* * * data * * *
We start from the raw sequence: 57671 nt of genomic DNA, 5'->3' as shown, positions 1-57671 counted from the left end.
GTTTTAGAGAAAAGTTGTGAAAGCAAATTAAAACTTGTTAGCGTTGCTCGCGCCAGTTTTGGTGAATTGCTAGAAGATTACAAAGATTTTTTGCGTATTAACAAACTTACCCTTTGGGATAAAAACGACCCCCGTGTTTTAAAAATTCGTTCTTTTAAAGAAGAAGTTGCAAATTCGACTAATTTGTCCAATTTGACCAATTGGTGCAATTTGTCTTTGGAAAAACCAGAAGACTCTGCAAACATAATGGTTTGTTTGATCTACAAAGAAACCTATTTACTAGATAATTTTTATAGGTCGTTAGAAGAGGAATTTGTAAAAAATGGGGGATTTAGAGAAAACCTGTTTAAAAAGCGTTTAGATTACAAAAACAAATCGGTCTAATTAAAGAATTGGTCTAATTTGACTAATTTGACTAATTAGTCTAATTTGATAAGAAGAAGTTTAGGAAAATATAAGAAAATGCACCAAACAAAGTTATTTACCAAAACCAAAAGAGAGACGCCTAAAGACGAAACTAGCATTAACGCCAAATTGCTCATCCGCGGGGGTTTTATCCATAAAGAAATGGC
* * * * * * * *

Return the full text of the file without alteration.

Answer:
We start from the raw sequence: 57671 nt of genomic DNA, 5'->3' as shown, positions 1-57671 counted from the left end.
GTTTTAGAGAAAAGTTGTGAAAGCAAATTAAAACTTGTTAGCGTTGCTCGCGCCAGTTTTGGTGAATTGCTAGAAGATTACAAAGATTTTTTGCGTATTAACAAACTTACCCTTTGGGATAAAAACGACCCCCGTGTTTTAAAAATTCGTTCTTTTAAAGAAGAAGTTGCAAATTCGACTAATTTGTCCAATTTGACCAATTGGTGCAATTTGTCTTTGGAAAAACCAGAAGACTCTGCAAACATAATGGTTTGTTTGATCTACAAAGAAACCTATTTACTAGATAATTTTTATAGGTCGTTAGAAGAGGAATTTGTAAAAAATGGGGGATTTAGAGAAAACCTGTTTAAAAAGCGTTTAGATTACAAAAACAAATCGGTCTAATTAAAGAATTGGTCTAATTTGACTAATTTGACTAATTAGTCTAATTTGATAAGAAGAAGTTTAGGAAAATATAAGAAAATGCACCAAACAAAGTTATTTACCAAAACCAAAAGAGAGACGCCTAAAGACGAAACTAGCATTAACGCCAAATTGCTCATCCGCGGGGGTTTTATCCATAAAGAAATGGC